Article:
Cranach’s primary, and perhaps only, drying oil was linseed. There is evidence that this was sometimes used following pre-polymerisation using heat, although that is not generally the case. He also used siccatives occasionally, with traces of copper salts being found in some layers in which they could not serve any purpose as pigments. He appears in some situations to have added finely-ground glass as a thickener and siccative, a practice which has been observed occasionally in van Eyck’s paintings too.
He seems to have been sparing in his use of pine resin, though, with traces being found in only a few paint samples from his work. By 1500, organic solvents, including distilled spirits of turpentine, oil of lavender, and naphtha, were much more readily available, but there are no records relating to purchase of any of them. Their use is also almost impossible to detect in paint samples, unfortunately.
Most of Cranach’s paintings start with an underdrawing made using a brush charged with carbon black ink, although some paintings were started with black chalk or silverpoint underdrawings. Many of his early paintings lacked any undermodelling, but later in his career this became more common, normally using grey, and in the 1540s he changed his practice in his larger works to undertake a full grisaille for all parts. This may have allowed members of his workshop to take over more of the painting without his direct involvement.
Cranach specialised in the realistic portrayal of flesh, the modelling of faces, and had an extensive repertoire of techniques for depicting fabrics and clothing very realistically, and in keeping with the fashion of the day. Heydenreich explores in detail some of those tricks and techniques. Cranach was also adept at mixing passages of enamel-like smoothness with broken marks and visible brushwork.
His modelling of flesh and its toning is particularly complex and varied even within individual paintings. These can involve multiple layers, including traditional glazes, very simple layer structure coming close to alla prima, even wet-into-wet techniques which might be used to add eyebrows quickly.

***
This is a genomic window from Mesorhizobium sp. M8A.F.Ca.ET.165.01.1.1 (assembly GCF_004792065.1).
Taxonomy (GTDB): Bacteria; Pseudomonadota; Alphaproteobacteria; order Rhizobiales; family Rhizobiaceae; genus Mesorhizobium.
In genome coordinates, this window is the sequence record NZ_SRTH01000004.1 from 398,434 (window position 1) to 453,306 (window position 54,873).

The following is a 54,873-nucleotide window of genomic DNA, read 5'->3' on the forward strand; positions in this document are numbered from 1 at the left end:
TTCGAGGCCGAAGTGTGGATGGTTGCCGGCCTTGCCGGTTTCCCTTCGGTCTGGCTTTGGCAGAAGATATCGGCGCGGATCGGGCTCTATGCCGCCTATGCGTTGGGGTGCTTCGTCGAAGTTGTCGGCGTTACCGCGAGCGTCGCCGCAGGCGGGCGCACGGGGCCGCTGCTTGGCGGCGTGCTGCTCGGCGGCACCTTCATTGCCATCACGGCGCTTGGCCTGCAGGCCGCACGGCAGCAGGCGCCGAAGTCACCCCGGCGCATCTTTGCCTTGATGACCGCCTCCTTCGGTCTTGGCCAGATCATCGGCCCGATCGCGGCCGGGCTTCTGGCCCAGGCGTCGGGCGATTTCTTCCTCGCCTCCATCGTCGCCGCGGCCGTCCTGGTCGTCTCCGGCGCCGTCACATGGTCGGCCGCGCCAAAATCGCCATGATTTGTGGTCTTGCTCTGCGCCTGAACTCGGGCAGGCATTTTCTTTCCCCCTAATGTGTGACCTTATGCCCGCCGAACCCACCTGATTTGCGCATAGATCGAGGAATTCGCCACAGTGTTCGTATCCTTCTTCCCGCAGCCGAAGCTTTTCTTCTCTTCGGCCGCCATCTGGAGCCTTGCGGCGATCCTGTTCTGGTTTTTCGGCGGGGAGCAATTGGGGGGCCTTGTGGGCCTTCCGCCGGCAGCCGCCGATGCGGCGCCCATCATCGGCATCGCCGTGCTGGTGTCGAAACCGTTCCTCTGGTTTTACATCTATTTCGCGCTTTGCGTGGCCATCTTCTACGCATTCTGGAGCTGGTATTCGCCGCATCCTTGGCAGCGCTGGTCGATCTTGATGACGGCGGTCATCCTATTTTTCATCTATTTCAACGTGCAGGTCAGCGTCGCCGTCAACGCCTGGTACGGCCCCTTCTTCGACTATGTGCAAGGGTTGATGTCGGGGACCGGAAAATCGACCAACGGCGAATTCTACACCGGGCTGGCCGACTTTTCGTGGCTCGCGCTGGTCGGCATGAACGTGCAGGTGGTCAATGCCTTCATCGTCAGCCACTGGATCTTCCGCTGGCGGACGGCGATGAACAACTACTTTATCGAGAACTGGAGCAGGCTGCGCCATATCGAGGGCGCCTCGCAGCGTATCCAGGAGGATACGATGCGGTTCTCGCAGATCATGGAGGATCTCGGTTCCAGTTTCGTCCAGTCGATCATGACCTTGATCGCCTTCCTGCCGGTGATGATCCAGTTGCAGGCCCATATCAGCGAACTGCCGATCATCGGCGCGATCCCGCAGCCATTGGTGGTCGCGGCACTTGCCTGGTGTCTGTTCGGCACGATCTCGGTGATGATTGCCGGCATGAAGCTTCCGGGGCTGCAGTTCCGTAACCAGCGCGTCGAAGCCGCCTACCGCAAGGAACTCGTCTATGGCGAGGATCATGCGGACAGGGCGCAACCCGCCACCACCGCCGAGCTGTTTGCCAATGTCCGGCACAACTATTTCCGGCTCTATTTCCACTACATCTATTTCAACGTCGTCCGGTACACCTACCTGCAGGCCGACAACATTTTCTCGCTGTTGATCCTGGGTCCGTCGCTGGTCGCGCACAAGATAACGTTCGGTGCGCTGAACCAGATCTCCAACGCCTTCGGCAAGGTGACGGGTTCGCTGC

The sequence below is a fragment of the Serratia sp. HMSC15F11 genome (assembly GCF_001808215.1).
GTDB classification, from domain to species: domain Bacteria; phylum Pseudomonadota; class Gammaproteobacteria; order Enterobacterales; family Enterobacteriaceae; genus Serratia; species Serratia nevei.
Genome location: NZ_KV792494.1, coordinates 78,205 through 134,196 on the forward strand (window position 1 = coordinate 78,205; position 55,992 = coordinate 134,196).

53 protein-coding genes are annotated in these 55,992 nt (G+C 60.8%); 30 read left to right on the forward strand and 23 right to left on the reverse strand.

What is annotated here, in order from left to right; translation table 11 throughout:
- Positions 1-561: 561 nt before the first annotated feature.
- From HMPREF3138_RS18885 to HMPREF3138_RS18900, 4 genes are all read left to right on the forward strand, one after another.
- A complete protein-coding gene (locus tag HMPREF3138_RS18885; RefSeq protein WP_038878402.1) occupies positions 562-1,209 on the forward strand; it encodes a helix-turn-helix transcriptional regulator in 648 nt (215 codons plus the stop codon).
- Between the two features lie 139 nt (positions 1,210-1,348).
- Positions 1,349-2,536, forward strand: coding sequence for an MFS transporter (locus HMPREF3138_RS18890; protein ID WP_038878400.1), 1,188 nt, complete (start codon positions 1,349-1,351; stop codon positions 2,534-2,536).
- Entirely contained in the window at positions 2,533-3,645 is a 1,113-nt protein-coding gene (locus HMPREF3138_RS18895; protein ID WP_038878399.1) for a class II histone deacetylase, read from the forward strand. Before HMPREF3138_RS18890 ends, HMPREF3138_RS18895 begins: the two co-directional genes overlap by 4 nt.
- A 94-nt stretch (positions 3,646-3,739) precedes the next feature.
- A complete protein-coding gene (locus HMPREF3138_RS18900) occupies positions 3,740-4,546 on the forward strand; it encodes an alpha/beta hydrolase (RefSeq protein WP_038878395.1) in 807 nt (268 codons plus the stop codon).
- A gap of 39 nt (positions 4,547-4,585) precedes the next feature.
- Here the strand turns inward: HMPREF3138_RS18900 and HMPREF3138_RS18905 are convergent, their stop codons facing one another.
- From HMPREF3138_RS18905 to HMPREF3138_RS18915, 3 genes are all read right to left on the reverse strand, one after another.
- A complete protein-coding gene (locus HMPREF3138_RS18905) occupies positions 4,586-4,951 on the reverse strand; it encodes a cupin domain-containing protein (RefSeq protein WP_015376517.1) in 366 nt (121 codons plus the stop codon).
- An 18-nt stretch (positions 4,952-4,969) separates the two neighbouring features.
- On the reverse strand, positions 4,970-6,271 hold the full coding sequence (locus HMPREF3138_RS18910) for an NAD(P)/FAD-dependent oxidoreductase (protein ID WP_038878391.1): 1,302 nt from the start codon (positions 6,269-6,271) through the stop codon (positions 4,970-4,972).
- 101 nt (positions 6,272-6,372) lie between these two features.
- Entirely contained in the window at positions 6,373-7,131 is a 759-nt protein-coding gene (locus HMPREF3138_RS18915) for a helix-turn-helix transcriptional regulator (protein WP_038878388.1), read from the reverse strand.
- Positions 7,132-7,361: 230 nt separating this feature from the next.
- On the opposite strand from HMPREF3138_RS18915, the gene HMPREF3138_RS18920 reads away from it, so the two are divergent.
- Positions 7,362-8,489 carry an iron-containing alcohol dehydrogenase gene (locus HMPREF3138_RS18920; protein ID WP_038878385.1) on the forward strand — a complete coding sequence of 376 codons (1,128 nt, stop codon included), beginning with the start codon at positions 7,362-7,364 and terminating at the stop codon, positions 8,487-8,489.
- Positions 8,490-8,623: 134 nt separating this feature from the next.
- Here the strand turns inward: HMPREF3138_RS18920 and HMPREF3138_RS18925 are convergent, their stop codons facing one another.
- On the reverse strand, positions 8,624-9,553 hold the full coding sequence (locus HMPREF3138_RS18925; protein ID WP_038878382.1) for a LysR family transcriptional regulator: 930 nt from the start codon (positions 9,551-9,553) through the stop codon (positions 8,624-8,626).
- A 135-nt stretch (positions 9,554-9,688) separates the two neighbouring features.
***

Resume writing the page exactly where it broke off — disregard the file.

Although previous studies have led to the conclusion that Cranach used a fixed sequence of painting, all recent research points to him progressively working up the whole panel, rather than bringing individual details to completion.
He had a reputation for being quite an impulsive and rapid painter, which seems to be borne out by analysis of his works. His early works, in particular, show evidence of repeated adjustments in form and colour – which contrasts with Dürer’s much more determinate workflow, for instance. The infra-red reflectogram of the Martyrdom of Saint Catherine shows how he laid down the figures in detail in the underdrawing, but extemporised the pyrotechnic effects.
There were, though, considerable changes made to the details during the painting process, as seen in the underdrawing of the executioner, and the figures to the right of his head.
The conclusions from this extensive research can only echo Ashok Roy’s opinion on Jan van Eyck, that the brilliance of Cranach’s paintings reflects only his extraordinary skills as a painter.
cranach.net a massive research database with many visible light and other images. Requires registration. (German)
cda the Cranach Digital Archive, another huge research and image resource, in English or German.
Heydenreich G (2007) Lucas Cranach the Elder, Painting Materials, Techniques, and Workshop Practice, Amsterdam UP. ISBN 978 90 5356 745 6.
Streeton NLW (2013) Perspectives on the Painting Technique of Jan van Eyck, Beyond the Ghent Altarpiece, Archetype. ISBN 978 1 9049 8270 8.